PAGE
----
The difference between a social media vision and plan is quite simple. The vision is the goal, where you want to get to. The plan is composed of the tactical pieces that will help you get there.
I’m a huge proponent of “launching and learning,” or starting with a general idea of the plan and refining it along the way. At the same time, that doesn’t mean just doing something for the sake of doing it.
If your boss came to you and asked why you were spending time posting photos on Flickr and your response was, “Because everyone else is doing it,” you might be looking for a new job. Yet, that is what many people are doing when it comes to social media. While that’s better than doing nothing at all, it can easily result in not achieving your goals, or worse, giving up on social media altogether because a poor plan was confused for a poor vision.
That’s not to say that you need to strategize for weeks on your vision. A simple vision is better. Examples: “Our social media vision is to increase brand awareness,” or “Our social media vision is to be better connected with our customer needs and adjust our products based on this dialogue.”
The key is being flexible. TripAdvisor is one of the most successful companies in the social media world, yet they adjust their plan all the time. Specifically, they have one of the most-used Facebook Travel Applications in “Cities I’ve Visited” with 3,221,189 monthly active users, which is shocking because I thought they’d reached their plateau with 1.8 million a few weeks back.
However, their savvy CEO Steve Kaufer readily admits: “For every success you see, we’ve had plenty of items that we tested and didn’t work out. You really never know what the next big thing will be.”
If your vision is to complete a marathon next year, and you start running 20 miles per day tomorrow, there isn’t a problem with the vision — there’s a problem with the plan. Being flexible with the plan, you can adjust your training to a few miles at the beginning and build from there. Also, every runner, just like every company, has different tactics that will work better for them.
The social media vision is “to be better connected with our customer needs and adjust our products based on the feedback.” This is also consistent with your company’s overall mission to become number one in the industry for customer satisfaction.
Step one is launching a Facebook Fan Page, and to your pleasant surprise, thousands of people become “fans” of your brand. This is great. However, nobody seems to be commenting, and you really want their insight.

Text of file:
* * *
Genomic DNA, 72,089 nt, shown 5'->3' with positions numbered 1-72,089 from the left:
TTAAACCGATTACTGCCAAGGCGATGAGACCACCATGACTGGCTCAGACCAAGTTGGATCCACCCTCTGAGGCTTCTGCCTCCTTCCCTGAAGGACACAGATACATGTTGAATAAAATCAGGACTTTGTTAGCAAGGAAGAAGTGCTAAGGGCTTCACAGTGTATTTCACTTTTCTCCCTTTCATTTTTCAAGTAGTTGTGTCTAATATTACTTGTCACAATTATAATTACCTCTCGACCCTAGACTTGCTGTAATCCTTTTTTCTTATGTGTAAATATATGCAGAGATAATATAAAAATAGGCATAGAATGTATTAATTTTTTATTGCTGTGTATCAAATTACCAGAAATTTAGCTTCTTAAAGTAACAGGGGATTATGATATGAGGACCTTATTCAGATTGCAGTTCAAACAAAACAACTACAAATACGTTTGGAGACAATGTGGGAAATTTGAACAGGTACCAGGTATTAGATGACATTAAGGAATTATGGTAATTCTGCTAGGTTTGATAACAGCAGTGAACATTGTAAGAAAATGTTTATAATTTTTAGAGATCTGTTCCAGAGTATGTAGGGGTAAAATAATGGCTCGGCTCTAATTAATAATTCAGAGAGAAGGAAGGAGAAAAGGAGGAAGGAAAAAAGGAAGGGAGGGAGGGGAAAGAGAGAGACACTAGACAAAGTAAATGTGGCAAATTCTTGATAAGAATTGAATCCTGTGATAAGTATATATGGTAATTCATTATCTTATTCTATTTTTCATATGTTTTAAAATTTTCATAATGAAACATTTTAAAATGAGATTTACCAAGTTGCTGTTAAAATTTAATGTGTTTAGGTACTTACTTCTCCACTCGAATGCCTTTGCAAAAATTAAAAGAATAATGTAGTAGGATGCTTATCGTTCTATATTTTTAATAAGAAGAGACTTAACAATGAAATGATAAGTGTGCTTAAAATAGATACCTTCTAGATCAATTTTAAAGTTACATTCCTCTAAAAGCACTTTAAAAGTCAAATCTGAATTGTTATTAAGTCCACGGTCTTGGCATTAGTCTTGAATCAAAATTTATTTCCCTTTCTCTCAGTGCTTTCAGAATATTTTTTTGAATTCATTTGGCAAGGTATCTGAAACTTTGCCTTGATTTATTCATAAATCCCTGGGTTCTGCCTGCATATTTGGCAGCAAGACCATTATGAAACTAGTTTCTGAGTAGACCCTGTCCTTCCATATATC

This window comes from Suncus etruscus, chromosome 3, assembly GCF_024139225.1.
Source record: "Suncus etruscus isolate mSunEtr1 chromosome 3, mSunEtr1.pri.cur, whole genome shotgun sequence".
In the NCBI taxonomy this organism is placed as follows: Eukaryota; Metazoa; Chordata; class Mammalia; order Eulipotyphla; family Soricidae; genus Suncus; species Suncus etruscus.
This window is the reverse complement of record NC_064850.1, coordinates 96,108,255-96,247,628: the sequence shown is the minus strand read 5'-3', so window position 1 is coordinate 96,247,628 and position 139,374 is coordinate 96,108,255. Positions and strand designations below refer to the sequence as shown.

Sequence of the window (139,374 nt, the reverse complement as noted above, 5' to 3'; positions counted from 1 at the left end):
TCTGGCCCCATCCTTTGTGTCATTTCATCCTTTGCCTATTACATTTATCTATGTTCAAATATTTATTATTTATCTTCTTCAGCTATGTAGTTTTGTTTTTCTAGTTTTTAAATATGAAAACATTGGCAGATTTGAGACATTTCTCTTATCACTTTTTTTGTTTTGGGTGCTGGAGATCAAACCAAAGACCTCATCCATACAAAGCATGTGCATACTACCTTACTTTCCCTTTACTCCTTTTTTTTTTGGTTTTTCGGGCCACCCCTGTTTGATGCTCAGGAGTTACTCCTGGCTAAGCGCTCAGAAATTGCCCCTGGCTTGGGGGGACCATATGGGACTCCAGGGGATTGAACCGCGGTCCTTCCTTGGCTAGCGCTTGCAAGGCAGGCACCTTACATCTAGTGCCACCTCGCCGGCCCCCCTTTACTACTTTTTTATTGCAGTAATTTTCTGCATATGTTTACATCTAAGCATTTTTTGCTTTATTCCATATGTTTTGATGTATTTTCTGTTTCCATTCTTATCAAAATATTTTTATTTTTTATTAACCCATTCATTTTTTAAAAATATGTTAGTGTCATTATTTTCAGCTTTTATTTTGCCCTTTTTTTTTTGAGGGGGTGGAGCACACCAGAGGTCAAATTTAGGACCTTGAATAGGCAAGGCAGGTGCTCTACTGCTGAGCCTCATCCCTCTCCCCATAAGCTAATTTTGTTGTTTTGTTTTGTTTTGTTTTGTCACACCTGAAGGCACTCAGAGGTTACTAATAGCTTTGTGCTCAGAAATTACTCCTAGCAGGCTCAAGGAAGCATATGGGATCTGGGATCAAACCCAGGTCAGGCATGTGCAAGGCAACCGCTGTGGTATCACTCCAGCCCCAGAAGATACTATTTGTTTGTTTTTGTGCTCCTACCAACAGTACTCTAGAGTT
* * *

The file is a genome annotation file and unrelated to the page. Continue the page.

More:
Being flexible, you send out a notification to all your Facebook fans asking for their feedback. You receive a minimal response to this and your fan count actually takes a dip immediately after the notification is sent.
Now you decide to send out a similar notification, but with a prize incentive attached to it. The response is even smaller as people misconstrue it as spam and even more fans drop off.
Remaining flexible, you hear about http://search.twitter.com and you perform a # search query around your brand name (#examplebrand), and, lo and behold, you find tons of positive and negative feedback here to work with. Even better, customers are willing to engage in an active dialogue.
Your vision is to build brand awareness for your dance studio via social media. You’ve been hearing a lot about Twitter in the news. When you poll most of your dance students, they indicate they use Twitter.
So, you forge ahead and start sending out several promotional messages per day “New Salsa lessons start Friday” “World renowned French Instructor to teach ballroom dancing this Winter.” To your chagrin not much is happening, there are no re-tweets and very limited followers.
As a quick editors note, simply blasting promotional messages on Twitter is analogous to walking up to a stranger at a cocktail party and stating, “I’m Erik Qualman, author of the book ‘Socialnomics’ due out in August, there is currently a 20 percent discount on Amazon for pre-orders, would you like to use my iPhone to pre-order it right now?” That doesn’t go over well at the cocktail party and it doesn’t go over well in Twitter.
So, while you try to figure out your issues on Twitter, you decide to start a YouTube channel. You’re very excited about your new television commercial for you dance studio and you post that front and center on your new channel. To your dismay, this only receives 13 views.
Being flexible, you adjust your plan again. This time, you post a series of videos for salsa beginners using your current students as demonstrators. Lo and behold, you receive on average 15,000 views per video and the students in the video are actively self-promoting on Twitter, Orkut, etc., telling their friends to check out their dance moves in the video. Your brand awareness skyrockets.
The key to social media success is often being stubborn with your vision, but flexible with your plan. Remember the marathon analogy and be sure to smile when you cross the finish line.